Almost Final Isn’t Final: The Fact That Divorce Was Nearly Final Does Not Prevent Spouse From Inheriting in Illinois Case
January 10, 2013
Authored by: Stephanie Moll and Steve Dawson
The Illinois Appellate Court in In re Estate of Doman issued a ruling on October 11, 2012 that once more clarifies why it is important to have a Will and, depending on circumstances, potentially a revocable trust. (See our prior posts on Why Do I Need a Will? (Part 1 and Part 2) and Why Do I Need a Trust?)
Trial Court Proceedings:
In the Doman case, Sara and Mark Doman were in the home stretch of their divorce when Mark died on July 4, 2011. On June 10, the trial court had issued a written dissolution judgment and reserved ruling on the ancillary issues, with a status hearing set for July 11. Sara’s attorney called the court on July 5 to inform the trial court of Mark’s death and the trial court entered a docket entry that stated, “Cause set for 7/11/11 is vacated. Cause is dismissed.”
Probate Court Proceedings:
On September 28, 2011, Sara filed a petition in the probate court stating that their divorce proceedings were dismissed and that she was Mark’s surviving spouse and seeking appointment as administrator of Mark’s estate. Sara’s daughter, Aimee (who was a child of Sara’s from a prior marriage whom Mark had legally adopted), filed a counter argument on October 13, arguing that the trial court’s June dissolution judgment on grounds only was a final judgment.
The probate court found the July 5 order only dismissed the ancillary issues, not the dissolution itself, and therefore, Sara was not Mark’s heir, appointing Aimee and her sister Bethany (also adopted by Mark) as co-administrators of Mark’s estate. Sara appealed.
Appellate Court Proceedings:
The Appellate Court interpreted the trial court’s order as a dismissal of the divorce proceedings in their entirety. “To find otherwise would lead to the unjust result of depriving [Sara] of both her marital right to a division of property in divorce and her spousal right to property under the Probate Act.” In addition, the Appellate Court cited another case which held that “A dissolution judgment is not final for purposes of appeal until all ancillary issues have been resolved.” The Appellate Court held that Sara was entitled to “a surviving spouse’s share” of Mark’s estate.
This leads me to wonder, would this have been the result that Mark would have hoped for? Maybe the divorce was amicable and Mark would have wanted Sara to inherit as his surviving spouse. But maybe (probably?) he would have wanted to disinherit the wife who was divorcing him to the maximum extent allowed by state law.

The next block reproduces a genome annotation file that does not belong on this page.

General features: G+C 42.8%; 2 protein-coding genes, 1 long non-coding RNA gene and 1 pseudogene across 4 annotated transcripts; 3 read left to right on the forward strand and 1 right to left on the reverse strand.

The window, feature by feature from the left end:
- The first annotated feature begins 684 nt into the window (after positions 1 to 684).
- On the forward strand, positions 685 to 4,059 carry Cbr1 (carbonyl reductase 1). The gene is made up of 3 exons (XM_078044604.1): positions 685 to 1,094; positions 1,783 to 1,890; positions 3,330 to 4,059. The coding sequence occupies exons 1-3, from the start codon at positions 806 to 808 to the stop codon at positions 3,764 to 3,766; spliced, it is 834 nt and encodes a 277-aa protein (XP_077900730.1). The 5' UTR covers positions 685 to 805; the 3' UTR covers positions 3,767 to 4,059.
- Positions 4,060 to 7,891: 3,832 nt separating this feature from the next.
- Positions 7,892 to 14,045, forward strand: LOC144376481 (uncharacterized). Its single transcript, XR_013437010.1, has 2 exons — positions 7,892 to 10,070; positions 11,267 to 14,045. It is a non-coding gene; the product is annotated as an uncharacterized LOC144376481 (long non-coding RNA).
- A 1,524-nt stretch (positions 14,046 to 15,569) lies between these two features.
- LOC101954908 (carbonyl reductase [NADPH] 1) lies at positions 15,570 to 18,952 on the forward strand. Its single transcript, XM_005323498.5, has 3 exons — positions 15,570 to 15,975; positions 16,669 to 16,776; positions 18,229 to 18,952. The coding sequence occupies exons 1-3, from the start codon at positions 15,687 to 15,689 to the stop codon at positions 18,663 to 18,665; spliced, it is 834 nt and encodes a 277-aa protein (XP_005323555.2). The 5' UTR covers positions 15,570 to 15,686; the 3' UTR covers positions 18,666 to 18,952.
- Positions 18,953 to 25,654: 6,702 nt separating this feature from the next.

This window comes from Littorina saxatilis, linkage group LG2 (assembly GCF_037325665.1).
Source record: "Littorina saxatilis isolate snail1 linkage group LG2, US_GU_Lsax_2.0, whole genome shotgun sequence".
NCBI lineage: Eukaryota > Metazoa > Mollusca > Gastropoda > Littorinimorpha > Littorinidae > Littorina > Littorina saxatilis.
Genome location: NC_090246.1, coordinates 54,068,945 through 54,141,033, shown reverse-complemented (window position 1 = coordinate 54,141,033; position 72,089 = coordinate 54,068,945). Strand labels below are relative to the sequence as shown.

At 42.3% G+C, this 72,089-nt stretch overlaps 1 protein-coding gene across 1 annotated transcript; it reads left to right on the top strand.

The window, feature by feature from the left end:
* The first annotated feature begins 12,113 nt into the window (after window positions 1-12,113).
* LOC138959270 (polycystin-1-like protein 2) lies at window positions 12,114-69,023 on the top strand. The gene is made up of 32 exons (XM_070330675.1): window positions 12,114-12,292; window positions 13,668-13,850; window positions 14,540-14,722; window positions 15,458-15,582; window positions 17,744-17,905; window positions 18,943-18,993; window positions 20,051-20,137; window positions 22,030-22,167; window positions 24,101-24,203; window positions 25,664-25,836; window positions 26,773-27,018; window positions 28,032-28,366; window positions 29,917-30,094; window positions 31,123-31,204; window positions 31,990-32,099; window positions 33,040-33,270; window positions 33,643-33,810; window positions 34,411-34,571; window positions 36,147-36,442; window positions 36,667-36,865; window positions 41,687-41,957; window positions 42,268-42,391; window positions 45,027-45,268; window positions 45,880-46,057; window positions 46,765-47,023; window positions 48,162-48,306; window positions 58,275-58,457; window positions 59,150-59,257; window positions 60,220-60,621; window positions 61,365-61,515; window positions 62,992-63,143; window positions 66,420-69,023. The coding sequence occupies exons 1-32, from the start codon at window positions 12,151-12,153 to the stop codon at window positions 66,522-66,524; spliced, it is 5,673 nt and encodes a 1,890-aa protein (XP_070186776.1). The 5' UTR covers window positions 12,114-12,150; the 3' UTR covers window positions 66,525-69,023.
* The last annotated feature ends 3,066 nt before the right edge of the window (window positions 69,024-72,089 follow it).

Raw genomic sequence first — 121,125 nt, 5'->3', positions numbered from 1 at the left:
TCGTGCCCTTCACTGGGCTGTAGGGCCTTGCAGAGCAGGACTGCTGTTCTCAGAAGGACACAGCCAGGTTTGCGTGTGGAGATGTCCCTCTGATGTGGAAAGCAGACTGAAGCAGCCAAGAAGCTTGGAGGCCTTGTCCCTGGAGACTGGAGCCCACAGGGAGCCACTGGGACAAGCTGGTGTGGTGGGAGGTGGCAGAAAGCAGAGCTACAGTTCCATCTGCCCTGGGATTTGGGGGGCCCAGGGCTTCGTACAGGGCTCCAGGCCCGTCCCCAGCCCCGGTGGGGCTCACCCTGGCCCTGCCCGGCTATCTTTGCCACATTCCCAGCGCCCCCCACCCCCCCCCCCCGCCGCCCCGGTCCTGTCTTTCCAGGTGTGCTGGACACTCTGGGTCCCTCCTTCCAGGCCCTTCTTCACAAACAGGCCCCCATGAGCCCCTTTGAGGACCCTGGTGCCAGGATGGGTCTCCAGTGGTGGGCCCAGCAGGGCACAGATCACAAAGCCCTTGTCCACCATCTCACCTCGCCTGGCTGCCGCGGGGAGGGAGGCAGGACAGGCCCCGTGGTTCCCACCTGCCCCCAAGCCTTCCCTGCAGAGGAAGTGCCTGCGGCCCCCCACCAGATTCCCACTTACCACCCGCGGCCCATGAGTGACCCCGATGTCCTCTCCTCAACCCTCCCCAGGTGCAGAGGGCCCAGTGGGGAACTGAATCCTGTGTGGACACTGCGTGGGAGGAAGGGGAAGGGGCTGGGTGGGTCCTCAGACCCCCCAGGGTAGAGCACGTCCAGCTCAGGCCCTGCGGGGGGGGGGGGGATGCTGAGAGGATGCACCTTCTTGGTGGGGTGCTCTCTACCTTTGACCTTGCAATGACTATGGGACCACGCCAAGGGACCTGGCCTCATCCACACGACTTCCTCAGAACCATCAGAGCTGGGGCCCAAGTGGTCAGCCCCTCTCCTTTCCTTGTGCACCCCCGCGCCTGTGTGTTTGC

Under Illinois intestacy law (law governing disposition of Mark’s estate because he died without a will), Mark’s surviving spouse is entitled to one-half of his estate, with the other half being divided among his descendants. If Mark had left a Will, Illinois law provides that a surviving spouse who is not adequately provided for in the Will is entitled to an “elective share” of only one-third of Mark’s estate. He is free to dispose of the remaining assets in any manner he chooses.
Based on this, Mark could have drafted a Will that left everything to Aimee and Bethany (or to other family members or friends if he didn’t wish to benefit his adopted daughters) and Sara would have been entitled to a smaller share than she received through these court proceedings. In addition, Wills can be drafted to define a surviving spouse so that, if either party to the marriage files a petition for dissolution of the marriage, the surviving spouse is treated as having pre deceased the deceased spouse. This language would preclude the necessity of waiting for a final order from the trial court in a dissolution proceeding. These methods would not preclude the survivor from filing for her elective share, but it could reduce the amount she would otherwise receive under the intestacy statutes.
If Mark had executed a Will prior to his death, Sara would likely have received a smaller portion of his estate, and the fight over Mark’s estate might have been avoided.